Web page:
Basalt rock is formed when rock melts into lava due to volcanic activity. This lava later cools down again, creating rock known as basalt.
The basalt rock is crushed at the quarry, then liquified into the lava in a furnace at temperatures exceeding 1,600ºC to make Rockwool.
Mineral wool manufacturers typically use a cupola furnace, but other gas or electric furnaces can also be used, including chamber, cyclone, and shaft furnaces.
This liquified basalt rock is then poured into a special spinning machine and spun into long, thin strands of Rockwool. This process has often been likened to a cotton candy machine spinning melted sugar into the fine, fluffy substance sold to kids at carnivals.
A binding solution made from oils and resins holds these strands of rock fiber together and acts as an effective water repellant.
Machines at the factory then layer the fleecy webs of newly-made Rockwool over one another in a zigzag pattern. The number of layers will vary, depending on the type of insulation product being manufactured.
Rollers are then used to compress these layers of Rockwool and add density to the material. The compressed Rockwool then enters an oven, where the heat helps solidify the binders applied earlier, ensuring that the insulating material will hold its shape.
Finally, the mass of newly-made Rockwool insulation is cut into smaller batts for packaging. Before being released on the market, the manufactured mineral wool is usually tested extensively to ensure high resistance to heat, fire, moisture, etc.
The Pros and Cons of Mineral Wool
The reason for the popularity of mineral wool insulation is that it comes with a wide range of practical and environmental benefits. However, like every other consumer product, it is not for everyone.
It does have certain drawbacks, which may or may not affect you, depending on your priorities and circumstances. But you should know about what they are to make more informed decisions about your living space.
Advantages of Rockwool Insulation
The high R-value of mineral wool insulation ensures that it is incredibly energy efficient.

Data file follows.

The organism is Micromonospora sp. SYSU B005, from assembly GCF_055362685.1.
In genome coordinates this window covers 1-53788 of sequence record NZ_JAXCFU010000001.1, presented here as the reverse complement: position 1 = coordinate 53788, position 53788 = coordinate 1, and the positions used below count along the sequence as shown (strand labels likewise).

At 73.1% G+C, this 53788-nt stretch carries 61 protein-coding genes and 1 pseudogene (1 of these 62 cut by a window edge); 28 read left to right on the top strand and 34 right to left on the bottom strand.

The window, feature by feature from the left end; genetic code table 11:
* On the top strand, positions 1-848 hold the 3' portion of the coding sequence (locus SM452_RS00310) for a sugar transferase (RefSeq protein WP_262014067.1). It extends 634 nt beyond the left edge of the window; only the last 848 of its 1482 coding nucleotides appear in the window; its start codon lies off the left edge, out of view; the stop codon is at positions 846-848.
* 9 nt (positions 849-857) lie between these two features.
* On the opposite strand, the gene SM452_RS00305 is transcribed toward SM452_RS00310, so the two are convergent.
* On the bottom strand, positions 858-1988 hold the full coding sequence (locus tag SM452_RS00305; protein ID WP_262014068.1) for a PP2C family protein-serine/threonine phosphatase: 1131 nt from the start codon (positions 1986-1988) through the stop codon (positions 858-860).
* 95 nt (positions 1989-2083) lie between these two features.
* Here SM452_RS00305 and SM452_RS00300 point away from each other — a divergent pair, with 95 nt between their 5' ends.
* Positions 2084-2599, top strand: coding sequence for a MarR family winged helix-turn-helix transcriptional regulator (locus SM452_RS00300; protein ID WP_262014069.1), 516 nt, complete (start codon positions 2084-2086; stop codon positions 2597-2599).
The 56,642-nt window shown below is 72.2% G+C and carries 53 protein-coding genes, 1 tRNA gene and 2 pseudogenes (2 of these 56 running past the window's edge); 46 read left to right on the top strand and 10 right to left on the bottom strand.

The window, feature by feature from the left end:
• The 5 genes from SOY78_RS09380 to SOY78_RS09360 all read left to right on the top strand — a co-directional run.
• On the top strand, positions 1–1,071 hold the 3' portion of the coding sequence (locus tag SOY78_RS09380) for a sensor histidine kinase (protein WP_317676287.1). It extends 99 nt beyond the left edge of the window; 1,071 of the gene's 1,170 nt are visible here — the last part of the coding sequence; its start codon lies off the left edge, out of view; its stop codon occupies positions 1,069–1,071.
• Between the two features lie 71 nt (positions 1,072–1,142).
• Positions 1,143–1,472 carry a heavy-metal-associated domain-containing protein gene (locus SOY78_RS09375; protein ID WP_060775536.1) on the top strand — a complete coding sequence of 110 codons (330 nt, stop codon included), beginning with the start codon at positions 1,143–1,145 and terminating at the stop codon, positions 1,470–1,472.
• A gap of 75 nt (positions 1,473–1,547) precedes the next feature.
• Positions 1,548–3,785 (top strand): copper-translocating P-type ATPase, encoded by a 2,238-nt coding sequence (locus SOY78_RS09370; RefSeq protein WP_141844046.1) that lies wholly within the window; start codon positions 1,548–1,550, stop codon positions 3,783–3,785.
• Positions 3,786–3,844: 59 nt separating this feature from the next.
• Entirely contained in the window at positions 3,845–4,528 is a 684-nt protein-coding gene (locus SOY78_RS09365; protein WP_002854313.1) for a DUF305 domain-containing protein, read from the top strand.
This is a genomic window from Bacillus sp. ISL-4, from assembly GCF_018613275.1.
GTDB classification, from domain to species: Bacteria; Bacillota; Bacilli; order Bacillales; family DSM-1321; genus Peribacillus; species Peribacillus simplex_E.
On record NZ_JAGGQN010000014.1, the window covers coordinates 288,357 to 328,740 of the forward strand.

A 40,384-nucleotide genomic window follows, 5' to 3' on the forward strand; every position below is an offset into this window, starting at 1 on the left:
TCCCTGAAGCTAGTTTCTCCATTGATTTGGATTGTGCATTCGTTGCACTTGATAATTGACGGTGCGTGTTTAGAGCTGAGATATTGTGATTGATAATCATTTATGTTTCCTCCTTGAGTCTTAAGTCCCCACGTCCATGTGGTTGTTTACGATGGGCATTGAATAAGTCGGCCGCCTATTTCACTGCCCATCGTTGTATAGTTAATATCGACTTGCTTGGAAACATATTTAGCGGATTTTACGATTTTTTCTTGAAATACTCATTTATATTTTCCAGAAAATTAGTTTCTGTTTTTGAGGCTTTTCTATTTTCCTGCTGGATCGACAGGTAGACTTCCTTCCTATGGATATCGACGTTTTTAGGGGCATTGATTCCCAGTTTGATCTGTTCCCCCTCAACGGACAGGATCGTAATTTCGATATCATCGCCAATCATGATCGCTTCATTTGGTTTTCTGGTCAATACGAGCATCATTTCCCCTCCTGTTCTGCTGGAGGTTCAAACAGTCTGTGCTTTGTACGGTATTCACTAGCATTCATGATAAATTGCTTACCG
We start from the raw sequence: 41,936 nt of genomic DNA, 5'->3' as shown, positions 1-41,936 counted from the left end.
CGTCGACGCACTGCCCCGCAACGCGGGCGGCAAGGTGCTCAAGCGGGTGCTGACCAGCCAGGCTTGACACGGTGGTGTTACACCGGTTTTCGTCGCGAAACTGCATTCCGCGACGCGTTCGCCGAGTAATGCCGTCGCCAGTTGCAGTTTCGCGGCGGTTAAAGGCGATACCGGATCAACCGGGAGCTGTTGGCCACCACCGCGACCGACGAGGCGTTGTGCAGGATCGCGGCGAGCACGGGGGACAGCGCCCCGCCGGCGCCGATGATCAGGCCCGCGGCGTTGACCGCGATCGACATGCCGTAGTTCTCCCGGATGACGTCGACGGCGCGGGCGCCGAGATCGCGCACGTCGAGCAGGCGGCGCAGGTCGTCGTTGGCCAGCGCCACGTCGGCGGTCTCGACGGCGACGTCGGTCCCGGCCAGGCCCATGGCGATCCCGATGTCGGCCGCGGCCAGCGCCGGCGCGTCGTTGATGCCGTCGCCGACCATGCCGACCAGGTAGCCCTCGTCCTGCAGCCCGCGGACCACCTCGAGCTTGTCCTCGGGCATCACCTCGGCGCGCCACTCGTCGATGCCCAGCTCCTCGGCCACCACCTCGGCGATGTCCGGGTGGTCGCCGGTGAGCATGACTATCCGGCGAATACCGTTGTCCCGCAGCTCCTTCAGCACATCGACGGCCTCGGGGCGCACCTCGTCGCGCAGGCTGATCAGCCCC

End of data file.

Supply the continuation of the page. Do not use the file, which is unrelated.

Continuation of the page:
It is said that the energy used to produce mineral wool insulation can be recovered within five months of its installation within the home. Click here to learn about the different governmental energy efficiency programs for your home.
In other words, within five months of being installed in your living space, mineral wool insulation will save as much energy (in reduced heating and cooling requirements) as was used to manufacture the material in the first place. So, any energy savings after the five-month mark is just a bonus!
Made from tough and durable raw materials like steel slag and igneous rock, it is no wonder that mineral wool insulation offers exceptional longevity. Moreover, this material is not prone to sagging and settling, which means its R-value remains unchanged over time.
Another reason for the relative durability of mineral wool is that, although it’s packed together very tightly, the stone fibers within a batt have natural air pockets, keeping the material breathable and preventing moisture buildup.
Furthermore, the melting of basalt rock at temperatures exceeding 1,600ºC effectively eliminates any organic material. The lack of organic material in Rockwool insulation, in turn, prevents the growth of mold, mildew, and fungus, helping enhance the longevity of the material.
Because of the way it is manufactured (in a furnace where temperatures are high enough to melt rock and steel residue), mineral wool is incredibly resistant to heat.
It is non-combustible and can easily withstand temperatures up to 1,000ºC. Not only does it not catch fire, mineral wool insulation also does not release smoke or toxic gases when exposed to flames and high heat.
Therefore, mineral wool is often used as a fire barrier between different floors of a house, or between different houses in a neighborhood. It can help slow the spread of fire and give the fire services more time to get the situation under control, potentially saving many lives.